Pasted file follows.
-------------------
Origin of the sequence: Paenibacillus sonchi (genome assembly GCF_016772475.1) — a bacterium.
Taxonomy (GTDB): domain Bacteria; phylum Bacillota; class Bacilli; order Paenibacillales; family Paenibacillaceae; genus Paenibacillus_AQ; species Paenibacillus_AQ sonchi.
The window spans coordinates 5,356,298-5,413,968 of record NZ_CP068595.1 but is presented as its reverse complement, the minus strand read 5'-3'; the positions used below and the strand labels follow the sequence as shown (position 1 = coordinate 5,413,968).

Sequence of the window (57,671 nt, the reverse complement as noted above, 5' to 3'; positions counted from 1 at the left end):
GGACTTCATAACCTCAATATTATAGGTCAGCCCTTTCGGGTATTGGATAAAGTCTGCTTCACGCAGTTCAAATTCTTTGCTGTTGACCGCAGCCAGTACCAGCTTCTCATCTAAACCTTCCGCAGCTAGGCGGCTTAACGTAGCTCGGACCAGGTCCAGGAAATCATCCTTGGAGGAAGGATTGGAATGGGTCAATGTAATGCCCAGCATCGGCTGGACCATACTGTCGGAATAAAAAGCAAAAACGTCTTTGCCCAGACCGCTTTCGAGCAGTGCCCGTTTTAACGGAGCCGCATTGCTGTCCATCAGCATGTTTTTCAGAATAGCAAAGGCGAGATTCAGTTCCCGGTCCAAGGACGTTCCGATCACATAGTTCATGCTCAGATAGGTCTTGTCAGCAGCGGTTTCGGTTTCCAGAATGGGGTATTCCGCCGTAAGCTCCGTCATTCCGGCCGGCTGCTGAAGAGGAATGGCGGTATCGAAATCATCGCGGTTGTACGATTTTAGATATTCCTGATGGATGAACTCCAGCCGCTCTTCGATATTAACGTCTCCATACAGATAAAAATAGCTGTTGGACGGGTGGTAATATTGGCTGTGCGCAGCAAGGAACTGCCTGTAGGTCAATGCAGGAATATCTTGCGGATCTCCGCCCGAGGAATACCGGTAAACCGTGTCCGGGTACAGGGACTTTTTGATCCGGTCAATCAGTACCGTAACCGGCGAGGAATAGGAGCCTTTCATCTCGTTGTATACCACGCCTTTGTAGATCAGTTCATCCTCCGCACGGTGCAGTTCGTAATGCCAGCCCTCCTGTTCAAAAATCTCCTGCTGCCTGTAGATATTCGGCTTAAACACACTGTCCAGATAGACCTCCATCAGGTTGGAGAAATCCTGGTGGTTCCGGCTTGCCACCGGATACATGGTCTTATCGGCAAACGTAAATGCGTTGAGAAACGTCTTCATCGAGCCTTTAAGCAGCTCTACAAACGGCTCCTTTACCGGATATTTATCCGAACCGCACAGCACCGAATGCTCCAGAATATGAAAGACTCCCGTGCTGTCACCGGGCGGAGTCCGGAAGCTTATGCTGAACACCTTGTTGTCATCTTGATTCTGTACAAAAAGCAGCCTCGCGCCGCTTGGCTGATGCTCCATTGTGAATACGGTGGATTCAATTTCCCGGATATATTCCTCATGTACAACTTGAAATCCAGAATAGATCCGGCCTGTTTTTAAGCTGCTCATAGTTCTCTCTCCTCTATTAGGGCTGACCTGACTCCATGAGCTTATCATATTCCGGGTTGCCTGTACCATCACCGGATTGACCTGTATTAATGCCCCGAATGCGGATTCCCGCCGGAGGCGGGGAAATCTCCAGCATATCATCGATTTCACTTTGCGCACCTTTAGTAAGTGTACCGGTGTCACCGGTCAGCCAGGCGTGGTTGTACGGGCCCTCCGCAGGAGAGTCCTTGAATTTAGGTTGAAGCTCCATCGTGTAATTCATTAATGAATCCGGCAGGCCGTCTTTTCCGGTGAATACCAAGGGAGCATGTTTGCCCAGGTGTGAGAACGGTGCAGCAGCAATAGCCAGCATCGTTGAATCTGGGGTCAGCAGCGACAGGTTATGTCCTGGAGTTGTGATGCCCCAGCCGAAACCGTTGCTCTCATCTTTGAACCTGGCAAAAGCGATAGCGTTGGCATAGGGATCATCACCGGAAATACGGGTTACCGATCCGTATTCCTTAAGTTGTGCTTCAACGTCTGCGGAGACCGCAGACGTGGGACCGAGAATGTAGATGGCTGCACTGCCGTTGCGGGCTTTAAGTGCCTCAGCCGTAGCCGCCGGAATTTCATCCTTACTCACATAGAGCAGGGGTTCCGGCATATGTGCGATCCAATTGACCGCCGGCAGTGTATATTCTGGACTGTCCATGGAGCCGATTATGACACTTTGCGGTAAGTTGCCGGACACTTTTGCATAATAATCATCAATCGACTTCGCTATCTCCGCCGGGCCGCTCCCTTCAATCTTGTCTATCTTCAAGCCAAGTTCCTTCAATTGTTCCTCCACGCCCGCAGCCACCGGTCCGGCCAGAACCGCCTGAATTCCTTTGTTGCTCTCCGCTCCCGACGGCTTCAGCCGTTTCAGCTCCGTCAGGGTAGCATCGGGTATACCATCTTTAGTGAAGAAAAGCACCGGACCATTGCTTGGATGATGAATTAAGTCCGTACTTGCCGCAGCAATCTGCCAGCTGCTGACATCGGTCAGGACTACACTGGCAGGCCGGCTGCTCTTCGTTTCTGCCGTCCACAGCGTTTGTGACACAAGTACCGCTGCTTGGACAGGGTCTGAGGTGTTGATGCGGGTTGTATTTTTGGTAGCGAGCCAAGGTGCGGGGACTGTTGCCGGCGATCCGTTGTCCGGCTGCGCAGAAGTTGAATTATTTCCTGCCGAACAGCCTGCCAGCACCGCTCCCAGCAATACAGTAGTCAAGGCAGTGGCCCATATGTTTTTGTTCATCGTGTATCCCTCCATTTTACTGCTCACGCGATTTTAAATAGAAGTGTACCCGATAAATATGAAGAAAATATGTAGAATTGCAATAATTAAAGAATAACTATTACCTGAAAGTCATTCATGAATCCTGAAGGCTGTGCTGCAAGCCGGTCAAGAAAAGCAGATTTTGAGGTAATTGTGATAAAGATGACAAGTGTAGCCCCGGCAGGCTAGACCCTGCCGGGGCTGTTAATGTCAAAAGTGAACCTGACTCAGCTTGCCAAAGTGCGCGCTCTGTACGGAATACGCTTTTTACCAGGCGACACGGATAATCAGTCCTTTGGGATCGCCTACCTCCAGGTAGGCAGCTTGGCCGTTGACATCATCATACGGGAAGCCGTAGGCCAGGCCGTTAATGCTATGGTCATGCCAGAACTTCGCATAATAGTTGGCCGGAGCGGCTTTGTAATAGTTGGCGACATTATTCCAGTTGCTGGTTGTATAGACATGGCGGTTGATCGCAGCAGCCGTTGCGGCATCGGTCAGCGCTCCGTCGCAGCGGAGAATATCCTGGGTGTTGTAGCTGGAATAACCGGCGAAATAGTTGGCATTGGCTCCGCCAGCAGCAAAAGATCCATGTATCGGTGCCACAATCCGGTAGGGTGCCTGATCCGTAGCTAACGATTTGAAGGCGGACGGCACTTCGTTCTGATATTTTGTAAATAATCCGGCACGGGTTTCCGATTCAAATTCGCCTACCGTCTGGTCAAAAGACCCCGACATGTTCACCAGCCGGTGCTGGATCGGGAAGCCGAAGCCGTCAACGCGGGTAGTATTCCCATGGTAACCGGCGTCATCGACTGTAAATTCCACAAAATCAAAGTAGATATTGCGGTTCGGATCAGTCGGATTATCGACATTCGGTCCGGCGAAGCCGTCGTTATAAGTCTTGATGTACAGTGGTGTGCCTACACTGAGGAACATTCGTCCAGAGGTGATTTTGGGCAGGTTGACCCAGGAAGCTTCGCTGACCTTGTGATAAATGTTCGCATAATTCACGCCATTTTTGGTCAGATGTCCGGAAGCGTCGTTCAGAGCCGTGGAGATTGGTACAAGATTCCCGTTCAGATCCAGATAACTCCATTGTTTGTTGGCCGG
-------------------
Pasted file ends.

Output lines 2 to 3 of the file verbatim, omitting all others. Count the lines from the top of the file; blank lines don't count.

Taxonomy (GTDB): domain Bacteria; phylum Bacillota; class Bacilli; order Paenibacillales; family Paenibacillaceae; genus Paenibacillus_AQ; species Paenibacillus_AQ sonchi.
The window spans coordinates 5,356,298-5,413,968 of record NZ_CP068595.1 but is presented as its reverse complement, the minus strand read 5'-3'; the positions used below and the strand labels follow the sequence as shown (position 1 = coordinate 5,413,968).